Book Club – The Language of Flowers Review


Yay book club! Gosh I have so much to say about The Language of Flowers…but first up, here is the book for next month –

tell me three things

Tell Me Three Things by Julie Buxbaum

I was in the mood for something new, and something YA (young adult). Throughout my reading history I’ve always enjoyed YA novels so I go back to that genre time and time again. I’ve heard good things from previewers and this one was only released a couple of weeks ago. Hint – if you don’t want to buy the kindle edition, call or visit your library and request it. They will usually buy a copy for you and will notify you when it arrives.

Buy it on Kindle                Buy the audiobook


the language of flowers

Review – The Language of Flowers by Vanessa Diffenbaugh

I had such mixed feelings about this one. It was a very quick read for me (finished in 2 days) and I love a book that I can’t put down, but I wasn’t emotionally connected. Here are my thoughts –

  • I could not relate to Victoria at all.
  • I feel like she made so many decisions just to be difficult and contrary.
  • Yes she had a terribly sad childhood, but she seemed to make conscious choices as an adult that were clearly unhelpful to a situation.
  • All that aside, the story kept me hooked – both story lines. What happened between her and Elizabeth as a child, and what would happen to her as an adult?
  • I found it hard to get an image of any of the characters in my head. The author gave very little physical description of anyone. When I read, it’s a bit like watching a movie in my head so without those physical descriptors it takes me a lot of time to get into the story.
  • The language of flowers element of the story was really interesting, I’ve not really come across it before.
  • It was odd how other characters did not seem to ask much of Victoria. I didn’t feel like her interactions were all that genuine, everyone seemed to let her get away with her crappy behaviour, particularly Renata and Grant.
  • I found it weird that Renata had no hard feelings about Victoria starting her own florist business just down the road.
  • I would have liked it if Victoria showed some gratitude to Renata…maybe she did in the end by sending her the overflow of business. I feel like she never said thank you.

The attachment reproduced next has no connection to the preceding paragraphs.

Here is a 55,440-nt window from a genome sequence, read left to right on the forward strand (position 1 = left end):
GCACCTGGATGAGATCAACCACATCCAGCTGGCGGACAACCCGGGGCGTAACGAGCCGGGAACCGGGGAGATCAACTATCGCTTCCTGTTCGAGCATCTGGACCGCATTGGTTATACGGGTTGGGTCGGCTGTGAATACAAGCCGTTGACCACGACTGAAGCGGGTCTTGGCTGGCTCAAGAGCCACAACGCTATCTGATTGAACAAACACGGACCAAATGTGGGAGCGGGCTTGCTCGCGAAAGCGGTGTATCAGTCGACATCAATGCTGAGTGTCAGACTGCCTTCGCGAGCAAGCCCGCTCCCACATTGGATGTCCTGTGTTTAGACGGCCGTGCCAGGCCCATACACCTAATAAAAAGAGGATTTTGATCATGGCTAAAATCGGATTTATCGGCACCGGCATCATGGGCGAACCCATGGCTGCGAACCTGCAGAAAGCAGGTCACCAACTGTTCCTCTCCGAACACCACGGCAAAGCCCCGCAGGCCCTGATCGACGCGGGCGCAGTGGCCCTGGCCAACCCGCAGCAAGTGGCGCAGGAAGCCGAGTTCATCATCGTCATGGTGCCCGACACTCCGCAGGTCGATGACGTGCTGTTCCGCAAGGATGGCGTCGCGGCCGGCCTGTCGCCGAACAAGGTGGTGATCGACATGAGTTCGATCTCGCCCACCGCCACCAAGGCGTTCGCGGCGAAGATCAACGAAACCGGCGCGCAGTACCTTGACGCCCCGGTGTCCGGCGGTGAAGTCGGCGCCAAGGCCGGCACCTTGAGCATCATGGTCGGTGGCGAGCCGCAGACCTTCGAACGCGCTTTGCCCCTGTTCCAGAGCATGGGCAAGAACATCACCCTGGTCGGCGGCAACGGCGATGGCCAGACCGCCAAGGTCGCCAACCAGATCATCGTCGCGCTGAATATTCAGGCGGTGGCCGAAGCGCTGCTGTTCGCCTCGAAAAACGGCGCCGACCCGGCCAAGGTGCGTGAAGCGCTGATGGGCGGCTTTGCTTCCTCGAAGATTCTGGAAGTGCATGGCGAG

• Then again maybe that’s just me being judgemental. I would do that – but would everybody? Probably not. In Victoria’s life to date their probably wasn’t much room for politeness and pleasantry – it was survival and self protection.
  • The book ended well and I was glad that Victoria felt like she finally had a family.

As I said when I chose this book, I knew nothing about it. Going in with no expectations and no knowledge of the plot of characters was unusual for me. I loved certain elements of the story and the author kept me hooked the whole time. It lacked some emotional connection for me because I found it hard to relate to Victoria or any of the other characters. I didn’t expect a happy ending because of Victoria’s self sabotage throughout the whole book, so I was a bit surprised that it wrapped up so nicely.

Three stars.

What did you think?

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2 thoughts on “Book Club – The Language of Flowers Review

  1. It’s taken me a while to write my review for this book as I couldn’t seem to form a cohesive opinion of it. My immediate feeling was that I just didn’t get it because I wasn’t a mother, but Ros you’ve proved that theory wrong! I too liked the story about the meaning of flowers, but that was about it. I didn’t realise that I visualised stories in my head like a film until you said that, but now it makes a lot of sense! If you can’t “see” the character, how can you connect with them? What I could visualise I didn’t like, such as the blue room – what was that all about? Was it supposed to symbolise a womb? Whatever it was it freaked me out – why would someone even have a room like that in their house, if not for nefarious purposes? Also the water tower – why? And she was always hungry, which really bothered me as I don’t like to be hungry! (See what I mean about cohesion?!)

    I also wondered why everyone was going out of their way to be nice to her when she came across as such an unpleasant person. I kept going back to the fact that the author has fostered a number of children and this story is obviously born of her experiences, so I guess she’d know better than me what’s likely and what’s not. But this book just didn’t sit right with me.

    Thanks for book club Ros! I love it!

    1. Sounds like we had a very similar experience. Yes the blue room – so weird. Especially how she just slept in there on the floor and it was empty. Or went back to her garden and slept there. Yeah – so much I just couldn’t relate to, but I wanted to know the outcome which kept me reading!

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